Sunday, December 23, 2012

Who Doesn't Love a Story About Kids Getting Kicked Off Planes?

Every once in a while, when the news gets slow, they bring out the stories about toddlers getting kicked off planes. Everyone just loves to hear about a 3 year old getting the boot on a southwest flight.
Before motherhood, if you saw me on a plane, you could tell I was hostile territory for you to sit next to with your kid. Everything about me screamed, “Keep your kid away from me. I’m not approachable. Back off.” Generally my anti-kid vibe reverberated well, and parents stayed away.
Then I had my own child, and my tune changed for good.
Kids are adorable on planes!  Please, sit next to me and drown out my own child’s whining. I really hope your kid is the one to have a temper tantrum, and it’s bigger than the one mine is having. Your kid is crying? That is totally fine, you can sit near me so that no one notices that MY child is crying too. It’s a symbiotic relationship; we will just be loud and obnoxious together. They can’t kick all of us off the plane; I’ve never heard a news story where that has happened.
Because I am the former primo hater of children on planes, I can spot other haters with great ease. On a recent plane trip, I found one. He was traveling alone. He was 30ish, very tall and of a large gooney build. He was obviously traveling for work, no luggage. He had the tell tale layers of protection around him, put in place to ward of annoying conversationalists and of course, parents of small children. The book, the iPod, the magazines, today’s newspaper folded out over three seats, the laptop, the nasty stare and the overtly territorial placement of his size 13 feet all screamed, “Stay away from me, I’m extremely anti-social.”
As karma would have it, the last seats were the ones behind him and even though I thought better of it, we took them.  Bre thankfully agreed with the whole mandatory seatbelt situation, and we took off.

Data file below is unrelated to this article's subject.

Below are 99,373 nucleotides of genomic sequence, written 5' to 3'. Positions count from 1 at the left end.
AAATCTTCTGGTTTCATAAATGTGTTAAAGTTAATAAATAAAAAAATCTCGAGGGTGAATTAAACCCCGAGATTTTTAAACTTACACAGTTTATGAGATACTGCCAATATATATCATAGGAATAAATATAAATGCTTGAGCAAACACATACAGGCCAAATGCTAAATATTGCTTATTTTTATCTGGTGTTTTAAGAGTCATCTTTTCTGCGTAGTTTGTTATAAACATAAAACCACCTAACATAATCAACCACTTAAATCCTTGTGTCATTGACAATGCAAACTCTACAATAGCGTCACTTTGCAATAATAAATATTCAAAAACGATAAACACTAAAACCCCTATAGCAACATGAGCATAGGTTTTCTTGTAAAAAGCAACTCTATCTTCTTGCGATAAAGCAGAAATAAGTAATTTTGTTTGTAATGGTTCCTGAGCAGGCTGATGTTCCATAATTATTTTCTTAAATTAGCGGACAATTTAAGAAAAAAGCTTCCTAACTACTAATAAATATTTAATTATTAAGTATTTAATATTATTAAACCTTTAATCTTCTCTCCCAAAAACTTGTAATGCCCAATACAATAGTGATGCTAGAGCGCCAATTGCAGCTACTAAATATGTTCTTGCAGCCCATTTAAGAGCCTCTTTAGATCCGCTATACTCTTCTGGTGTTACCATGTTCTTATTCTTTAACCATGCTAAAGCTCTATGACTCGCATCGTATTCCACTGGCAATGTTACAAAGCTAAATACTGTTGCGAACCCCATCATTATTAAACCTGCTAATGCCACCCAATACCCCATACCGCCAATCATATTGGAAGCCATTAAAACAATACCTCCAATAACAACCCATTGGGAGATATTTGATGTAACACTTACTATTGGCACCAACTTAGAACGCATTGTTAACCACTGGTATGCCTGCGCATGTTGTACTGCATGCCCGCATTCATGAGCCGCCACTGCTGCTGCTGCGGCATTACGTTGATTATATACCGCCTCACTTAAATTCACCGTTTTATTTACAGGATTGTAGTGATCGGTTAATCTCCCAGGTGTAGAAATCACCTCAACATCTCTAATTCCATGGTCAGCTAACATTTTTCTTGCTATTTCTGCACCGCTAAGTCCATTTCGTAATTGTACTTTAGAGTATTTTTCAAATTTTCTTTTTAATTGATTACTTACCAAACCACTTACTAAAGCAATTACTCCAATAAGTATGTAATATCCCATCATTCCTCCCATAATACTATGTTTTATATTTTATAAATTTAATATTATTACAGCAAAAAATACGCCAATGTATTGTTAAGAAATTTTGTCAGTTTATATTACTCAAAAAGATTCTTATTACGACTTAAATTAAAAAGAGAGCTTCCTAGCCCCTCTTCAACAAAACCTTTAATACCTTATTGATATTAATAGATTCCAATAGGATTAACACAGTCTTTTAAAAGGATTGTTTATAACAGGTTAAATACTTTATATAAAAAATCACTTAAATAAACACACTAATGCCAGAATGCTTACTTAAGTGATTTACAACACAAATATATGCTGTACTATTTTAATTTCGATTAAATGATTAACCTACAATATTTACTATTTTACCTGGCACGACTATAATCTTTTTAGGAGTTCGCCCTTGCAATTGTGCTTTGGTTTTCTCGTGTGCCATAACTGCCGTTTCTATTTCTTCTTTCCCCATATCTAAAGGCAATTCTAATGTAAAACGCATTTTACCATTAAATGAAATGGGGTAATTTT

It all began with a long winded sigh of exasperation. I saw his buzzed head fling backwards several times giving me the stare of death. Obviously he didn’t like the portable DVD of Caillou blaring on the fold out tray behind him. The tips of his ears grew redder, and agitation turned to full on rage when Bre started to kick his seat during exciting moments of her show. As I calmed her down, I heard his not so muffled complaints about children on planes to the apathetic passenger next to him.
I began envisioning the next day’s news, where Breanna and I are being interviewed by Sam Champion about why the crew and passengers of Flight 1134 turned against us, and made an emergency landing just to kick us out.
Not much longer after that, did Breanna decide to have her half-way-through-the-plane-ride-temper-tantrum. I anxiously fumbled for my carry on. My plane ride carry on is an array of delights. Its contents are the preschool equivalent of someone trying to bribe you with hundred dollar bills and hard liquor.  Still, he was fuming ahead of me.
I envisioned a moment where he turned into  Samuel L. Jackson and screamed, “I’ve had it with these mothaf&#ing babies on this mothaf&#ing plane!”I started sweating and pleading with Bre as I steadied myself for the anger that was about to unleash on my child and I.
Somewhere in here, I had a moment. In this moment I wanted to rip this guy’s face off, but what I really felt was anger toward myself. Obviously in my previous single life, I had come to deserve this somehow. I felt immense regret.
The guy turned around, looked me in the eye and said in a scathing voice, “You need to control your kid, lady.”
“She’s three. F*&K OFF!" 
I said it a little too loud. Obviously I had prepared myself to confront Samuel L. Jackson, not this guy. He turned around anyway, a little stunned that a lady in a pastel sweater set just told him to f*&k off.
Yeah, kids change everything, but apparently they don’t change your well deserved karmic payback.

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